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Authors and Affiliations



J.Z., Z.H. and C.-F.Q. conceived and supervised the project. X.L., J.Z., Z.W. and L.Y. designed and coordinated the experiments. J.Z. and Z.W. performed the laboratory assays. Y.L., W.H., and S.C. completed the quality assurance of this product and provided essential guidance on laboratory assays. J.S. and B.Y. provided technical expertise on mRNA vaccine production. Y.Z. and J.C. analyzed the data. L.Y., J.C., Y.-J.H., Z.X. and C.-F.Q. drafted the manuscript. All authors revised and approved the final version.

Corresponding authors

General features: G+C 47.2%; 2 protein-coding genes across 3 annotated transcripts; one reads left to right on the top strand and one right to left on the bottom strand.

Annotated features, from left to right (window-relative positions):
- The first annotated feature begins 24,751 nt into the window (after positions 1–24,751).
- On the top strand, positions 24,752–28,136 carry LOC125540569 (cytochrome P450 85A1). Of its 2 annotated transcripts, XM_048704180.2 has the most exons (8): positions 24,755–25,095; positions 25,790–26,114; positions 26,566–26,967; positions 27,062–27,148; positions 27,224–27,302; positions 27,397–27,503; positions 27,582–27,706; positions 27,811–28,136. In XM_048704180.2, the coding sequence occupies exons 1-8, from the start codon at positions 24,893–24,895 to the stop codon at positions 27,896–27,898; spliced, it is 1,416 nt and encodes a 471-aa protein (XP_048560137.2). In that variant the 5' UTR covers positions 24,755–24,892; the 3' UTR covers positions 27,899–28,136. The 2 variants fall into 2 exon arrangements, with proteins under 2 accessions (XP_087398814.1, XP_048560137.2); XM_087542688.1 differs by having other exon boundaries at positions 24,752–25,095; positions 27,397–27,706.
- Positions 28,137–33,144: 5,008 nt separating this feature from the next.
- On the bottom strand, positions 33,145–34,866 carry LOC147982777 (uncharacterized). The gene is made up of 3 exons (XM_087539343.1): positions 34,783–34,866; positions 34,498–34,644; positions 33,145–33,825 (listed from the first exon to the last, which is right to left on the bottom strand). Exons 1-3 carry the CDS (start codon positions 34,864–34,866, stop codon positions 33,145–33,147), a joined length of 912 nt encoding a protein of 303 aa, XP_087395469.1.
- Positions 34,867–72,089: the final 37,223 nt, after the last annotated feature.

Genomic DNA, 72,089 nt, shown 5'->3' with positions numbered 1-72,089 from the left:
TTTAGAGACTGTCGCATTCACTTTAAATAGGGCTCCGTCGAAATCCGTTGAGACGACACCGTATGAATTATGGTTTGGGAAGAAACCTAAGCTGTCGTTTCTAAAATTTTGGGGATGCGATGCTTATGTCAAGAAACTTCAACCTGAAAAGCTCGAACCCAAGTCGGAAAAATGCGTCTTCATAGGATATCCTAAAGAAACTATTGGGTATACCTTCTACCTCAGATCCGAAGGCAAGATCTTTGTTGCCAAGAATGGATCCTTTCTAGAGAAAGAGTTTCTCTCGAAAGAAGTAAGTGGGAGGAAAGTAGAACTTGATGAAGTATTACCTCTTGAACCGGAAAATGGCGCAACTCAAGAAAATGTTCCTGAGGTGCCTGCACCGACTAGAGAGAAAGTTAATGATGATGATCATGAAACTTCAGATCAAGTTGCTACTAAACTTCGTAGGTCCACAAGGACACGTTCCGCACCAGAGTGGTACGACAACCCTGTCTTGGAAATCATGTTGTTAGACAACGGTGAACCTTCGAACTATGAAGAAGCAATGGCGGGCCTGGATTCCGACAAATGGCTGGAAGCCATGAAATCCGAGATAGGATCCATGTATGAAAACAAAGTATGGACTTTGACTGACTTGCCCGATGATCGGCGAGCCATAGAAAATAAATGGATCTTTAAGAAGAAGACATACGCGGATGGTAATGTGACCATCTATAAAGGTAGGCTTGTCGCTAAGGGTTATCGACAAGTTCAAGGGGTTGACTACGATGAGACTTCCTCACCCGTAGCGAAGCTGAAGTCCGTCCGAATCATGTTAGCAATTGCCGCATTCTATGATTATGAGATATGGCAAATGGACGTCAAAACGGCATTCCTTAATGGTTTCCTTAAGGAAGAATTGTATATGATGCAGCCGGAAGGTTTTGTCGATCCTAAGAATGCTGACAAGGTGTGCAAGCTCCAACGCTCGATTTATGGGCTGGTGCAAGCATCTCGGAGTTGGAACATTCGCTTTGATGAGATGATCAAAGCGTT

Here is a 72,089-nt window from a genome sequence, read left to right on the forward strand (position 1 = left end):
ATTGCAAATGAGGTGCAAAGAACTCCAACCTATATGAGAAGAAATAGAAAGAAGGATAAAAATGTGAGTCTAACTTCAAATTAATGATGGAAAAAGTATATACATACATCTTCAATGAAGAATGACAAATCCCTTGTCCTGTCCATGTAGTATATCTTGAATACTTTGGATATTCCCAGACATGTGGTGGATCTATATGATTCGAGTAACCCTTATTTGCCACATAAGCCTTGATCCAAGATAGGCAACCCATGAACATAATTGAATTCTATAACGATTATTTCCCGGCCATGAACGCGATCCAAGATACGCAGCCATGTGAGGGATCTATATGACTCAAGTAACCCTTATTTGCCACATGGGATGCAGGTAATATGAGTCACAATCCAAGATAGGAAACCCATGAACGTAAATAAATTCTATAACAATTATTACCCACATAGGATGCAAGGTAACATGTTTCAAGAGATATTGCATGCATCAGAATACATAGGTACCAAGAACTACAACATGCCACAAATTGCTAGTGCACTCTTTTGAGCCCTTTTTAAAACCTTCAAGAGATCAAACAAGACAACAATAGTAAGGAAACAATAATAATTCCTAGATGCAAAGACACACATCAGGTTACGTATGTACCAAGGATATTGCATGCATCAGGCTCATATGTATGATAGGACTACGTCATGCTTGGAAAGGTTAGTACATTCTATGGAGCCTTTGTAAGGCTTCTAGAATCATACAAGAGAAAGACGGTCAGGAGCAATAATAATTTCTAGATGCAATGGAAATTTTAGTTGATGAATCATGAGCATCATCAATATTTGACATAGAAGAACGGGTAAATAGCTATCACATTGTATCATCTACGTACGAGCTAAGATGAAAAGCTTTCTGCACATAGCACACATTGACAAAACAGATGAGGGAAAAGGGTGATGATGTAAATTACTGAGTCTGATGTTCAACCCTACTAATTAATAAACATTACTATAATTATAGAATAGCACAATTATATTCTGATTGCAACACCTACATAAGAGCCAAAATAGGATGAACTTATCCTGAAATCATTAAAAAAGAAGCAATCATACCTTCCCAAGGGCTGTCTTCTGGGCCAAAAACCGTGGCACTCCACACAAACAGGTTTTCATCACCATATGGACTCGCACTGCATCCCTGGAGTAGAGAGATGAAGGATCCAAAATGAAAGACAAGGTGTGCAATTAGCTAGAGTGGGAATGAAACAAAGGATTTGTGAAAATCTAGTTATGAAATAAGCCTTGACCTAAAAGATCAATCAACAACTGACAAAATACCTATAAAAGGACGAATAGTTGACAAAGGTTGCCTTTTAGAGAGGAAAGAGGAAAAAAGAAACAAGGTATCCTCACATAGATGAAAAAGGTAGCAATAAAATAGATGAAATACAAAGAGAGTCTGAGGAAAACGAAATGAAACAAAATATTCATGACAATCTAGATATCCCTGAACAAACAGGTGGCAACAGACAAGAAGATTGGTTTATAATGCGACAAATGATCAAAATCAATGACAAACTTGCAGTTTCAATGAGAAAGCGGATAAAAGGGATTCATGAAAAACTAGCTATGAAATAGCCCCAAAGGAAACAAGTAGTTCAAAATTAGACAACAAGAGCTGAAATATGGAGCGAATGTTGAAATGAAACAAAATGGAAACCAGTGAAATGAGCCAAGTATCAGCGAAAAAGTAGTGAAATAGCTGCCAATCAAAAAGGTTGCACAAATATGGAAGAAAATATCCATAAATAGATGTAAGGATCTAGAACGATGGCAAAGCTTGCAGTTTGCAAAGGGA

Correspondence to Jincun Zhao, Zhen Huang or Cheng-Feng Qin.

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Competing interests

This trial was sponsored by the Walvax Biotechnology. AWcorna was co-developed by AMMS, Abogen, and Walvax. C.-F. Q. and B.Y. are co-inventors of AWcorna. Z.H., L.Y., J.C., Z.X. and J.S. are employees of Walvax. B.Y. is the founder of Abogen. The other authors declare no competing interests.

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Liu, X., Li, Y., Wang, Z. et al. Safety and superior immunogenicity of heterologous boosting with an RBD-based SARS-CoV-2 mRNA vaccine in Chinese adults. Cell Res 32, 777–780 (2022).